"The way this is written is that only the Department of Inspection Services, through the building inspector and health inspector, can initiate these proceedings," Feury explained.
Miksec noted that they all often work together but wasn't sure of having the building inspector being the one to initiate the process rather than the board. 
 Leary asked if in a hypothetical situation the board discovered a violation, which it often does, "would it satisfy, the ordinance the way it's written now, for us to ask the building inspector to initiate the process?"
 Feury said yes, but then wasn't sure if the board could compel the inspector to initiate the way the language was written.
 Meranti said he couldn't imagine not but Leary pointed out Meranti wouldn't be here forever and what if the next inspector "just decides they're never going to do this because they don't want to."
 He asked if a sentence could be added to give the Planning Board the ability to initiate a compliance process as well. 
 "I'm 100 percent behind this. Whatever we can do to assist Bill in rectifying some of these repeat problems I'm 100 percent in favor," said Planner Kyle Hanlon. "And I just want to say that it's unfortunate that we have to go through this with the usual suspects that have been abusing the system for years."
Leary asked Feury to do more research into the ordinance and giving the Planning Board more authority over the process. He recommended holding off on a public hearing until that was done.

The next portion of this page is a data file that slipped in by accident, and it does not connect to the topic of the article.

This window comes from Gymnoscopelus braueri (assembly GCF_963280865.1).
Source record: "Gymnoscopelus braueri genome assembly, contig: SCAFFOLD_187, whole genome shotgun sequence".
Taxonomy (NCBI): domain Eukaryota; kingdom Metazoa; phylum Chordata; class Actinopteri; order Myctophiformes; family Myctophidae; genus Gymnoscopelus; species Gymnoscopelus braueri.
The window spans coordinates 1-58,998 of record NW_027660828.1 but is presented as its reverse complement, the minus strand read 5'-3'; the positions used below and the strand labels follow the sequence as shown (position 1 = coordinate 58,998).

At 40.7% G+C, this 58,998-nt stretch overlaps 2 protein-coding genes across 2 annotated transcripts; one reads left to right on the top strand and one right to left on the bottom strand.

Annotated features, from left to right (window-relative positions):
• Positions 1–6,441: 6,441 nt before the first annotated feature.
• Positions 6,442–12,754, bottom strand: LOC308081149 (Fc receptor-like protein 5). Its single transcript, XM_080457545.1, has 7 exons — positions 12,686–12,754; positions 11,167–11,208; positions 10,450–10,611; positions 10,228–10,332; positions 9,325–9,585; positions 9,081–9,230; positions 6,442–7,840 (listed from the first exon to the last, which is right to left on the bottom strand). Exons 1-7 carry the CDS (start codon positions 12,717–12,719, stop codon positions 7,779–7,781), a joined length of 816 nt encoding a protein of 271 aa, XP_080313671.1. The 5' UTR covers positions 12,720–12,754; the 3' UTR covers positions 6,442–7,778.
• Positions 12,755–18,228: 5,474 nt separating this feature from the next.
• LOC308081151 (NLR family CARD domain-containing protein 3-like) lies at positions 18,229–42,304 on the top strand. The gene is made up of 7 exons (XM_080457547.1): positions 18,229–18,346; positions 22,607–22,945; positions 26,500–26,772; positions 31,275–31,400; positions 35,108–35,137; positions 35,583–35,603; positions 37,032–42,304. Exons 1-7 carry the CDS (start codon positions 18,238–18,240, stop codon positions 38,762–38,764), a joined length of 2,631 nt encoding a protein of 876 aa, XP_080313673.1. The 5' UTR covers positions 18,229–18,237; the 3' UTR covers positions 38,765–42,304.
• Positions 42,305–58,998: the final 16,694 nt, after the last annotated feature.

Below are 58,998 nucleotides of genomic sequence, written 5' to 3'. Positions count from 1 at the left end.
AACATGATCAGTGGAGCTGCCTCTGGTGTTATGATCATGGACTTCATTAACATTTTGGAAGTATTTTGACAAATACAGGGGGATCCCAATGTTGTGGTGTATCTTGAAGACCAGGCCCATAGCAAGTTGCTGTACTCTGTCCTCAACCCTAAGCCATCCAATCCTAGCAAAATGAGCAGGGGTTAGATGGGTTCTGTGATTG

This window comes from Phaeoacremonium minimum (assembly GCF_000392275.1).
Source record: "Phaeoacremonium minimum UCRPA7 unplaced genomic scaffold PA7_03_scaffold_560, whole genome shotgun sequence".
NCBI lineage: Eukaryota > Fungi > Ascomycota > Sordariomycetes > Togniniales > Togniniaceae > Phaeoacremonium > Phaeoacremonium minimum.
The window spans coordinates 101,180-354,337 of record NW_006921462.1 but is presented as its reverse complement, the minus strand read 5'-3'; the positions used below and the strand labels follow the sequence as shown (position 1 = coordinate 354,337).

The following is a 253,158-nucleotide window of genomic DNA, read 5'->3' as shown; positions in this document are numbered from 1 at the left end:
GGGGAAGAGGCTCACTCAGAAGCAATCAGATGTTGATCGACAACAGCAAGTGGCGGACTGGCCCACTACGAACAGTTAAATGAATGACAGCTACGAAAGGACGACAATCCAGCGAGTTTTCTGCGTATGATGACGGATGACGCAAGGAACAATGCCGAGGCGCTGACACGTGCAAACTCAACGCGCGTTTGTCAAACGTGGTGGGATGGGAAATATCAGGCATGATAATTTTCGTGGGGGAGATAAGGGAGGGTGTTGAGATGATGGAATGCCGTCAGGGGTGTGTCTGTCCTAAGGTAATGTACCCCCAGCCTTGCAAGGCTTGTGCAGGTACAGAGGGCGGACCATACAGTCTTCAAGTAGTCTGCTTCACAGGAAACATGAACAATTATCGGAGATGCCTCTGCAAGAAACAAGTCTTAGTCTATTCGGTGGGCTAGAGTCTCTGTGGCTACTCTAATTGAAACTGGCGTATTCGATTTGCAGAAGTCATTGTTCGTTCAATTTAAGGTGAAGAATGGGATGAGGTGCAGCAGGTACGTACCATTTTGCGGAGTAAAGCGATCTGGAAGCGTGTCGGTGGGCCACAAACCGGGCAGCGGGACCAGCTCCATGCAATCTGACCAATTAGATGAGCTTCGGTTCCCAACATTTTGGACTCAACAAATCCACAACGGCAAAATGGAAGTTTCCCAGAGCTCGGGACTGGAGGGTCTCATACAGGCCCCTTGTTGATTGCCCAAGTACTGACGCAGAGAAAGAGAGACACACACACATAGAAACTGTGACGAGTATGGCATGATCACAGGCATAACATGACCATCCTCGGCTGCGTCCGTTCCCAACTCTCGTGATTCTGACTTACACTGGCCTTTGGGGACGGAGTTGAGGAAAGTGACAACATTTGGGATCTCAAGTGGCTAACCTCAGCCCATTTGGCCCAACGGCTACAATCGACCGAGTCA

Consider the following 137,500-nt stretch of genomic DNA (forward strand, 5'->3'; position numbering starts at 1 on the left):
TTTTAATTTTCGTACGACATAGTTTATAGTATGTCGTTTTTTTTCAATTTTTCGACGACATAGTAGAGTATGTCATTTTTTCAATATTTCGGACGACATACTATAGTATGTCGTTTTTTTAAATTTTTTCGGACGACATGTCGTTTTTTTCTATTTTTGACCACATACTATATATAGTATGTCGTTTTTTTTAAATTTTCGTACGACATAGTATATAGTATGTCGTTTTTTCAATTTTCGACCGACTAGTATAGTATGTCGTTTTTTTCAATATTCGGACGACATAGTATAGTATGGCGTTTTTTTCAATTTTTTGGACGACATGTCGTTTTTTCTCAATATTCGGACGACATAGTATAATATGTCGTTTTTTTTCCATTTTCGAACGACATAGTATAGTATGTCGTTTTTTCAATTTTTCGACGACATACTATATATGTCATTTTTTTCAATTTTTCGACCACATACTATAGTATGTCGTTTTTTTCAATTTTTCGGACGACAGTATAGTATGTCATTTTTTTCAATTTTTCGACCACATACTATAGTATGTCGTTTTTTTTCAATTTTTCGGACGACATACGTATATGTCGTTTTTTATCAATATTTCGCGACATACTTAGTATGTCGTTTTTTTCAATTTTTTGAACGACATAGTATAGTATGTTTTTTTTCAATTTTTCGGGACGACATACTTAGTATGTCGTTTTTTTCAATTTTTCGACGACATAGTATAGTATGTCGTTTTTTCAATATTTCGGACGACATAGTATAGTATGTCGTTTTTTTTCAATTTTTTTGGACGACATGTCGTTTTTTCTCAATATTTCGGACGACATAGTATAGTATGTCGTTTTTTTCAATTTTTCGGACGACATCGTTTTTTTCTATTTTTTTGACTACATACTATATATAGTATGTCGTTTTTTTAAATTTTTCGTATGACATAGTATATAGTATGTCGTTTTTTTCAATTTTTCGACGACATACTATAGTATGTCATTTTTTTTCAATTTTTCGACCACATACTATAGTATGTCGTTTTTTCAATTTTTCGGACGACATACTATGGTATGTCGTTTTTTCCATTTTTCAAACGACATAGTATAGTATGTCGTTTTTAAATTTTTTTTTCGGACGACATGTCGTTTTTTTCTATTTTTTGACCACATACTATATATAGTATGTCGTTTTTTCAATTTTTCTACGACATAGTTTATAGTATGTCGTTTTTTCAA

"I personally would rather wait to see if Zack can find an example of wording that might be updated to include the initiation of the process by the Planning Board or the other authorities before we schedule a public hearing," he said. "Because I want to try to cover all of our bases."
The board also heard from Nat Karns on proposed changes to zoning related to nonconforming structures and approved three business applications: Nathan McMillian to operate a taxi business at 195 Ashland St., Emilee Yawn to operate a gift and flower shop at 46-48 Eagle St., and Erika Bailey to operate a bakery at 57 Main St., inside Berkshire Emporium.

Tags: Planning Board,   special permit,   zoning,   

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North Adams City, School Officials Elect Daunis to School Committee

By Tammy DanielsiBerkshires Staff
NORTH ADAMS, Mass. — City and school officials on Thursday unanimously elected Emily Daunis to fill a vacant seat on the School Committee. 
Daunis, who ran unsuccessfully last year, was one of eight candidates who expressed interest in the vacancy.  
"I know how fortunate we are to have so many exceptional candidates and unfortunately we're only able to select one," said School Committee Vice Chairwoman Heather Boulger. "And I am putting forward the name of Emily Daunis, who's active already within the school system and is kind of catalyst in already making school policy change, and also happens to be the first runner up from the election from last year."
Boulger's nomination was seconded by City Councilor Jason LaForest.